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By Steven J. Weiss

Gov. Andrew M. Cuomo has signed legislation that will have an extremely positive impact on the renovation of historic commercial structures in Western New York. Included are two important modifications to the state commercial historic tax credit program that signal good news for area developers. Notable projects potentially benefitting are the H.H. Richardson Complex, Statler Towers, Niagara Hotel and the 298 Main St. and 500 Seneca St. renovation projects.

First, the state’s historic commercial credit program, set to expire at the end of 2014, was extended through 2019. The extension reflects the Cuomo administration’s recognition of the value in saving and repurposing the many historic treasures in our state, and the need to give it a full opportunity to serve its purposes. This is especially important in light of initial delays due to errors in the law from the prior administration. The governor and the Legislature recognize rehabilitation of an old building, even more so than construction of a new building, will create jobs. Additionally, these buildings are part of the character of our communities and landscapes.

The second modification will make the New York State historic tax credit “refundable” for buildings placed in service after Jan. 1, 2015. The state program is tied to the federal historic credit program requiring state and federal credits flow to the same investor. As a result, only New York taxpayers could benefit from the federal and state historic credits, thus limiting these investments to New York taxpayers. The Cuomo administration understood this limitation precluded non-New York taxpayers from investing in transactions, reducing competition for these investments and the amount of equity raised.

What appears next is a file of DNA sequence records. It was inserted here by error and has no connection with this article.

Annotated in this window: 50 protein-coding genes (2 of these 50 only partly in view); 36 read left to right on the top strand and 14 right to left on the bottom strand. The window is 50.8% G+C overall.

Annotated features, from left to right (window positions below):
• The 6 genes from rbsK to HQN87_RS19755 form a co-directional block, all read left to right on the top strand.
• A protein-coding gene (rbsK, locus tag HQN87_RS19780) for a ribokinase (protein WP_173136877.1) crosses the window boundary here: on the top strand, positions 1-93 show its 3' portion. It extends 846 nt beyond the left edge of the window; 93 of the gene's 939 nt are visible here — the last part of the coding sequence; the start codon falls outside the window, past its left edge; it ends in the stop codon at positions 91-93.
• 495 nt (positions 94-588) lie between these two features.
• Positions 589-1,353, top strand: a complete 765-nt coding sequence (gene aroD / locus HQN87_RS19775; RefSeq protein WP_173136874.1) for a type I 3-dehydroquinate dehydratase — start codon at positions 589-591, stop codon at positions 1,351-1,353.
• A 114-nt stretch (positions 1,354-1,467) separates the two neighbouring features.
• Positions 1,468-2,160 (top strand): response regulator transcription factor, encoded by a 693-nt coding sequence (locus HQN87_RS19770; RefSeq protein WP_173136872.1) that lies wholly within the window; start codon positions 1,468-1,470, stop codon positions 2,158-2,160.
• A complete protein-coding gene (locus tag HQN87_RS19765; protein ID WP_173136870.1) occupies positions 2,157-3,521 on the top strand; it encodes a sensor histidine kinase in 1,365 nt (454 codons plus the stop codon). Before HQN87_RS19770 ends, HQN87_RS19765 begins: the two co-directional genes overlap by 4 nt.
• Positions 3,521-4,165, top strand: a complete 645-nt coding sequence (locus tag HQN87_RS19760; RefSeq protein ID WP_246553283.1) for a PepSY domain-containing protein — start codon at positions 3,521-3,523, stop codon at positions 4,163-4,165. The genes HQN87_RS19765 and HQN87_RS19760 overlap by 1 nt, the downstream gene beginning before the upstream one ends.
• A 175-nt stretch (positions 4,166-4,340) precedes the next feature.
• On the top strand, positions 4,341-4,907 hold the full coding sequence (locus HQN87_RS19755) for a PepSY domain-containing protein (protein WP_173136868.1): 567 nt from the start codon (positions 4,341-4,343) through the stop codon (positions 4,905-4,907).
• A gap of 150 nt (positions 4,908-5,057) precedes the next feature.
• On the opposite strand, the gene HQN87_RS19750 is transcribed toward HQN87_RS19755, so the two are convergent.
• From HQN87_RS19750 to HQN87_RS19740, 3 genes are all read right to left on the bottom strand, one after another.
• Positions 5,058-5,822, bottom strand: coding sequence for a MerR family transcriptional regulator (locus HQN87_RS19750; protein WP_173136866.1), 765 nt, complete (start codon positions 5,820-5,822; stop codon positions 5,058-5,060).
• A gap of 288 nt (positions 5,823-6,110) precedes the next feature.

Given the shortage of New York taxpayers interested in these investments, there have been historic rehabilitations unable to find tax credit investors at any price. The new refundability of the state historic tax credits will allow non-New York taxpayers to invest in transactions in our state. This widens the pool of potential investors to the entire country, so virtually all of these transactions should be able to find investors, thus increasing the pricing and competitiveness for these transactions. A non-New York taxpayer without any New York tax liability would apply for a refund in order to monetize their New York credits.

From the perspective of historic preservation, economic development, creation of jobs, energy conservation and efficient use of resources, the governor and Legislature are to be commended for their leadership and creativity. We can expect to see an increase in the number of transactions across the state and right here in Buffalo, which will add to the charm and character of our communities for a long time to come.

Steven J. Weiss is a founding partner with Cannon Heyman & Weiss, LLP and is the Public Policy Committee chairman and a board member of the Preservation League of New York State.